Name: Mt. Si Trail
Placed by: Eliza B.
date placed: 06/9/02
nearest town: North Bend, WA, USA
county: King

Mount Si is one of the easier, more hospitable of the Northern Cascades to climb (relatively speaking, of course.). If you're really motivated, getting to the Haystack at the top is only about four miles...granted, it's four miles of some trails that seem to be darn near vertical...but it's got some of the most incredible views to be found. The summit is another two miles from the haystack, but it's advisable to go that far only with some mountaineering experience under your belt.

To get to Mt. Si from Seattle: Take the i-90 East, through Issiquah to exit #31 (approximately an hour from downtown). Follow the Mt. Si Road through town to where you cross the river, and veer right. In about 2 1/2 miles, there will be a mostly hidden 175-car parking lot on your right. Turn in, park, and find the trailhead. (Don't be fooled by the small, 30-car lot only a mile from the bridge -- it's a new trail and is, for our purposes, the wrong one.)

The trailhead is straight ahead from the water pump (to clean your shoes after descent -- the trails are very muddy right now.), and has a sign closing it to foot traffic only. After a few hundred yards, on your right is a sign that marks the Mount Si Trail, 4 mi. Turn, and follow the trail.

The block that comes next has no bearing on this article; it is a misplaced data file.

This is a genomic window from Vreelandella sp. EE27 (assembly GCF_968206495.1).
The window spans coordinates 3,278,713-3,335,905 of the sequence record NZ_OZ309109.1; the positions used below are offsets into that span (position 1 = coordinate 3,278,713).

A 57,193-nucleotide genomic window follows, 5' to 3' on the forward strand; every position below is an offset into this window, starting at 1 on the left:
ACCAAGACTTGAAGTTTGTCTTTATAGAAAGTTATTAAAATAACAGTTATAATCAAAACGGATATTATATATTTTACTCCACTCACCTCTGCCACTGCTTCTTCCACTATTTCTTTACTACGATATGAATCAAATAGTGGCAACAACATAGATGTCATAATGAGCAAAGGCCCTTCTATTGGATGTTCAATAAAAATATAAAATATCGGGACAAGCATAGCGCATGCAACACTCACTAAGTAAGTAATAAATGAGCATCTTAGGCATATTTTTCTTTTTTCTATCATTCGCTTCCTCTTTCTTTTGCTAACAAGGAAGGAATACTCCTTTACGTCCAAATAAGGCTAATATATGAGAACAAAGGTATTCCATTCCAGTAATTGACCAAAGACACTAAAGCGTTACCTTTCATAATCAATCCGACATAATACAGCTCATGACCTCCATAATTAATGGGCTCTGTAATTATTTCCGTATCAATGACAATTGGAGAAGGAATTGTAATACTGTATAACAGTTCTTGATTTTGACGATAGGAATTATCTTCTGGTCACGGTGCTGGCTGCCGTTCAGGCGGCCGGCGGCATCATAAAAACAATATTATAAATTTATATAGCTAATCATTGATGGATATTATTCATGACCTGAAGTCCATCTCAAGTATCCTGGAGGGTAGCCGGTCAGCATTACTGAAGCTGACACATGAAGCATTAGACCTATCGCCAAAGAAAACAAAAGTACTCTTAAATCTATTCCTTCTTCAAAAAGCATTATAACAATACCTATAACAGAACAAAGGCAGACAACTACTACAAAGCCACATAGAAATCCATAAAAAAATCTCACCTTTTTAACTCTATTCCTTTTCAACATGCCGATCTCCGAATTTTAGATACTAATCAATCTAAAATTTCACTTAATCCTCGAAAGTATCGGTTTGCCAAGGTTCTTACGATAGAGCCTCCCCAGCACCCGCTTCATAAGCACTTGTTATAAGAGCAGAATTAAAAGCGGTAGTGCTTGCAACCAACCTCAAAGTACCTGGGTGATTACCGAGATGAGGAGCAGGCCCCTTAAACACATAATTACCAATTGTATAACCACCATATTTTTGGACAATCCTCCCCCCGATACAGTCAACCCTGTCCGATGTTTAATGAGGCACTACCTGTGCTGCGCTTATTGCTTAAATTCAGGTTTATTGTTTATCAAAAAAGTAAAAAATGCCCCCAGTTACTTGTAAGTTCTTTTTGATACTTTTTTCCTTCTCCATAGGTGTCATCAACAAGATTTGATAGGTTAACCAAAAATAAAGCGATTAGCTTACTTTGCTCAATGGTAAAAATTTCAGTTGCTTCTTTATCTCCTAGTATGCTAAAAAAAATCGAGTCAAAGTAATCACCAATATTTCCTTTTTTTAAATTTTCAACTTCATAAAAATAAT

Keep following the trail for close to two miles and nearly two thousand feet gained, past a gorgeous rocky overlook and a place to sit and rest. At the fork where you can follow either the Mt. Si Trail or the Creek, continue on the Si trail.

Once through the Snag Flats, an interpretive center/wooden walkway will appear as the path veers slightly to the left. Stop at the first informational sign and read about the great fire of 1910, then turn slightly to your left. There will be three large, cut logs just behind the sign, parallel to the path. One is standoffish and is apart from the others, and two of them are touching.

Behind these two, in the joint where the two "overlap", near to a small sapling and a white rock, under some bark -- the letterbox waits.

please also see the letterboxing USA site for all the regular disclaimers and waivers that you assume when you decide to go out looking for boxes. (blah blah blah, legalese saying that you know it's your own fault if you get bit by stuff, fall off a cliff, or if things aren't where they're supposed to be. That kind of thing.)